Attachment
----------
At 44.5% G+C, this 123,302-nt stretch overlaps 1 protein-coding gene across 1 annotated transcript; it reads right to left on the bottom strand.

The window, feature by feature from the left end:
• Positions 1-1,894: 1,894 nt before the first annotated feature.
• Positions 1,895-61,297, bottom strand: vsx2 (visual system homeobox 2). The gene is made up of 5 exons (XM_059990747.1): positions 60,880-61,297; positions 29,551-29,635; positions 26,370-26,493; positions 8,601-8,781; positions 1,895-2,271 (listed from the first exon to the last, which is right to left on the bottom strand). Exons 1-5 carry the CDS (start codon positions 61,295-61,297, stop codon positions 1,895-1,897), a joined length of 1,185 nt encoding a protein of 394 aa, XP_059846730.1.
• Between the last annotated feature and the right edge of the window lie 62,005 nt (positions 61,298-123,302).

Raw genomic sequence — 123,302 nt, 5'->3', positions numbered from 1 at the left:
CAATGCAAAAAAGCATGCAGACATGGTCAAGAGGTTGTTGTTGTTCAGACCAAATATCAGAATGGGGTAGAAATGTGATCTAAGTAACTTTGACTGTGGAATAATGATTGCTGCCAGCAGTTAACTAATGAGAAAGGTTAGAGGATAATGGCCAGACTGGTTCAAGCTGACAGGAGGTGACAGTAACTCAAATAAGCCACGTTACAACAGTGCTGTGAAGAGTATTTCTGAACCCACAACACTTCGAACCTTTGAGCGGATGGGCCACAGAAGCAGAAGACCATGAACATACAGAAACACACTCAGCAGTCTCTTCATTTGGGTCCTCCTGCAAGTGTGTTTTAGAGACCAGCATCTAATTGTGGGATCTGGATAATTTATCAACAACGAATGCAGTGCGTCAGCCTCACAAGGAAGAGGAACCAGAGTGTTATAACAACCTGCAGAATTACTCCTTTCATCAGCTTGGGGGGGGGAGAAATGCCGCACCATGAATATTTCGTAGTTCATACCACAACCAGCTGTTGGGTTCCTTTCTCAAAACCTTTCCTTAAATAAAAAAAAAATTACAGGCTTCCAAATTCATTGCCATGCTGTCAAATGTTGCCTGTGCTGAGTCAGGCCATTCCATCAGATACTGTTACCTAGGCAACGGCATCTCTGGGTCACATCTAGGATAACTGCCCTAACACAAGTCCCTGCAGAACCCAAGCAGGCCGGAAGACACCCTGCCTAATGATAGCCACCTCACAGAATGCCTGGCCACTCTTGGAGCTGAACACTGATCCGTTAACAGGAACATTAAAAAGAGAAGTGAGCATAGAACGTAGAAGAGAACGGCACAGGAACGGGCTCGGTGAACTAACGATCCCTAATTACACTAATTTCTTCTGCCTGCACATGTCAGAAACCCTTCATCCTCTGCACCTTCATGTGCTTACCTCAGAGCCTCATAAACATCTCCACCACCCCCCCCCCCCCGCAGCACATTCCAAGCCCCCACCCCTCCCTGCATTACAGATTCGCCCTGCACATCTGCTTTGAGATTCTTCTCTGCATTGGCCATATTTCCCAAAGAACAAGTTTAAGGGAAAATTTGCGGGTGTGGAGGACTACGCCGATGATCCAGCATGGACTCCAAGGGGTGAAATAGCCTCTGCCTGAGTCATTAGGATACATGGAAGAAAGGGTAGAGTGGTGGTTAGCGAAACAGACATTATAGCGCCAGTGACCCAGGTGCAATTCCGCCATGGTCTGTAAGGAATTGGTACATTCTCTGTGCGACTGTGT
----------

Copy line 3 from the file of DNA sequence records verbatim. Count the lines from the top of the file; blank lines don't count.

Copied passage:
• Positions 1-1,894: 1,894 nt before the first annotated feature.